Finally the wood was treated with antique finishing oil and polished.

Antique Chair Restoration Photo Project 1 - Before         Antique Chair Restoration

These photographs show how a broken chair leg can be out back together again with careful gluing and the use of concealed screws, finally making a dowel through the joint, bringing it back to it's original state making a strong joint once again.

This chair, called Victorian ladies or nursing chair, was quite a find, as it was a restorer's dream. The many coats of paint had in fact camouflaged the beauty that lay unseen beneath. The original white ceramic casters were intact although again covered in paint.

After many hours of hand stripping using a strong paint remover and cleaning off the residue with very fine steel wool, revealed was a solid walnut frame which when cleaned and nourished showed all it's natural colour again. The original coverings were removed including webbing, springs and stuffing. After re-gluing the loose joints and dipping the brass castor fittings in a brass cleaner to bring them back to new again.

I was then ready to re-upholster, fitting 8 new 6 inch springs strung together making a firm base for the coir and animal hair stuffing and finished in the original way. The back was deep buttoned to complete. The chair dates around 1870 to 1880. The following photos show the chair prior to restoration, and its fully restored splendour.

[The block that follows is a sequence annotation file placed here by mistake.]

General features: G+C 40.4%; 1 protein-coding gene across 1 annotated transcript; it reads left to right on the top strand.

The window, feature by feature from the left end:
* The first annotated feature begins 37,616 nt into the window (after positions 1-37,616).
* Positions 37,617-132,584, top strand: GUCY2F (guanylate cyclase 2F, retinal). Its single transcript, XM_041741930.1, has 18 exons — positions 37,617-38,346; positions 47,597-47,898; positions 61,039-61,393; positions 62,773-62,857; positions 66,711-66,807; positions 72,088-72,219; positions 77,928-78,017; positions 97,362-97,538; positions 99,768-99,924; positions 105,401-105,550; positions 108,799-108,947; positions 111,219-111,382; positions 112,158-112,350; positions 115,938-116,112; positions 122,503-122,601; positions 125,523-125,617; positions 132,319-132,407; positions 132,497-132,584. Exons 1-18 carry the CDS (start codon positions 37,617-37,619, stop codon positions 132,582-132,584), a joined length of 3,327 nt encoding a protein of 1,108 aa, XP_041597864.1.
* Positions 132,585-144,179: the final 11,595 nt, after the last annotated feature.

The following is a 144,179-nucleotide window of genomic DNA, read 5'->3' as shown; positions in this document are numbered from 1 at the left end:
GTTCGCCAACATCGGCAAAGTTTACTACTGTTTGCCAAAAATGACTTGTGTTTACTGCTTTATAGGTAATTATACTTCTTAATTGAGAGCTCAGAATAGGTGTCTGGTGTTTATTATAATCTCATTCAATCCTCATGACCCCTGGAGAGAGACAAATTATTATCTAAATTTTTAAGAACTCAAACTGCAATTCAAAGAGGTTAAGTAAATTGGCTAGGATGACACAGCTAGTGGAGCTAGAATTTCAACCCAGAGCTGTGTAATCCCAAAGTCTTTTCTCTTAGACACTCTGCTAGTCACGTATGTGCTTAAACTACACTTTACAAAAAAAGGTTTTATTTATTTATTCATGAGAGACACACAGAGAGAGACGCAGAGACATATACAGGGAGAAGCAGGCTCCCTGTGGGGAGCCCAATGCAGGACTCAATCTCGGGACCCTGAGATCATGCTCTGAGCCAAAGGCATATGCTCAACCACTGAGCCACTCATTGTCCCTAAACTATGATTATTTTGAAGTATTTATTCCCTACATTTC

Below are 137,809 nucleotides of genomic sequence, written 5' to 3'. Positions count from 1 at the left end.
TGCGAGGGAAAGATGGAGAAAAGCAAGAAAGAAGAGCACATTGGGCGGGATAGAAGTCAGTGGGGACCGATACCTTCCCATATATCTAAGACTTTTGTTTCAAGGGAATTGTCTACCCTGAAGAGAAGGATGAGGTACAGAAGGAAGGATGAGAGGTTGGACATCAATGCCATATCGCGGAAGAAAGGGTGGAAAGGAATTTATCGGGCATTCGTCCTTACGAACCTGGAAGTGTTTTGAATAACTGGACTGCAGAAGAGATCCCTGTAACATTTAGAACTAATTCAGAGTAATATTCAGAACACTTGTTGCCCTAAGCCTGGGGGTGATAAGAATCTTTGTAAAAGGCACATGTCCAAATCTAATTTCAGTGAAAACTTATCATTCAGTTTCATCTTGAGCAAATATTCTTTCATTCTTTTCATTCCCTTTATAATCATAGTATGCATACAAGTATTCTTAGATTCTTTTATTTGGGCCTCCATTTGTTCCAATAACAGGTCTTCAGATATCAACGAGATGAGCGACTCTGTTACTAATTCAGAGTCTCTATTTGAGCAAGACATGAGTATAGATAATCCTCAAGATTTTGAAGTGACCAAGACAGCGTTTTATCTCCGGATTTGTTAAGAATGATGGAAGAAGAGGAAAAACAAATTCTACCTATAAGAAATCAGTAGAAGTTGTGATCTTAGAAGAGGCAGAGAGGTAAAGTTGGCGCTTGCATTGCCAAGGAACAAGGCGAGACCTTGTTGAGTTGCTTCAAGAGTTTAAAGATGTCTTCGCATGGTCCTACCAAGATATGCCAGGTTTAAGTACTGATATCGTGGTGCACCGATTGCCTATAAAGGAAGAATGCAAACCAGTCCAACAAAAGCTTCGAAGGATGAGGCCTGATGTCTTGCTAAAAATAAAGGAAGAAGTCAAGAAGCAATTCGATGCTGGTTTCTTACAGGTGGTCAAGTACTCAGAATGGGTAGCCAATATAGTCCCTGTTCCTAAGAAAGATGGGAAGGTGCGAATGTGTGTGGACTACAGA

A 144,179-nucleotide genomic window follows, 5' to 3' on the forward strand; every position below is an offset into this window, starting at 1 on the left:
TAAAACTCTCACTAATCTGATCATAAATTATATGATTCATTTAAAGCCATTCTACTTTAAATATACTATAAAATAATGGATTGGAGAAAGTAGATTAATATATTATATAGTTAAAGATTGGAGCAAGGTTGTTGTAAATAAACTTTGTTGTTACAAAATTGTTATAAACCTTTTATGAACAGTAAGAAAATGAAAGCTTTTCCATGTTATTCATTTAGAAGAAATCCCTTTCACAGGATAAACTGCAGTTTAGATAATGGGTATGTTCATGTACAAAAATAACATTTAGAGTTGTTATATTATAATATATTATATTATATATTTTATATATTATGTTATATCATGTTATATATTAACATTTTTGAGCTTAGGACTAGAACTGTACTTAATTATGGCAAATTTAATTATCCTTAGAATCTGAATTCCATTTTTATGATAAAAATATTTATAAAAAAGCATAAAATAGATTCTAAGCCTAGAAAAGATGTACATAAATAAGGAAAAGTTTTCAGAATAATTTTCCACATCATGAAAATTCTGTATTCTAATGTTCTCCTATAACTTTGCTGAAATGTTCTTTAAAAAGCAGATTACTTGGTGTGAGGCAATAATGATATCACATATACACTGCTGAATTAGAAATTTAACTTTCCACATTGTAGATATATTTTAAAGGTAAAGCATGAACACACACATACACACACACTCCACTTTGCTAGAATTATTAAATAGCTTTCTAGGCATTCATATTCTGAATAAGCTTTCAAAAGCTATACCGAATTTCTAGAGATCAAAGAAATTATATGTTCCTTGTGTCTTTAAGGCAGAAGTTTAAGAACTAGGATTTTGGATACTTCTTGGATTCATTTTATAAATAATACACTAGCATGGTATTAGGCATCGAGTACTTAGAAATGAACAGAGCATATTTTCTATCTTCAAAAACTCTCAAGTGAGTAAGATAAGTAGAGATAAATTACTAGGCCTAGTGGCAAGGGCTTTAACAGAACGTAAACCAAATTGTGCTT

Antique Chair Restoration Photo Project 1 - Before        Antique Chair Restoration Photo Project 1 - After

The following pair of Edwardian occasional chairs needed repairing and re-upholstering, as the seating had become misshapen. They are a very pretty pair with open splat backs that have been inlaid with different coloured woods in the form of a flower. These types of chairs are always popular in auctions and sell well.

Antique Chair Restoration Photo Project 2 - Before        Antique Chair Restoration Photo Project 2 - After

They came to me without their castors, which I replaced with reproduction brass and ceramic ones, in keeping with the originals that would have been in place.

A useful point to look for when buying antique chairs is to turn them over and look at the seat rails, which are usually made in beech and are tenoned into a mortise joint in the legs of the chair. Until circa 1840-50 corner braces were added for extra strength. These fitted into slots in the top of the seat rails and were simply glued. After c1840-50 corner brackets were used, These were glued and screwed into the angle of the rails.

CLICK HERE for Dating Furniture Periods.

If you would like advice or a quote on restoring an Antique Chair, please get in touch by completing this short form. I am located in Maidenhead, Berkshire, UK.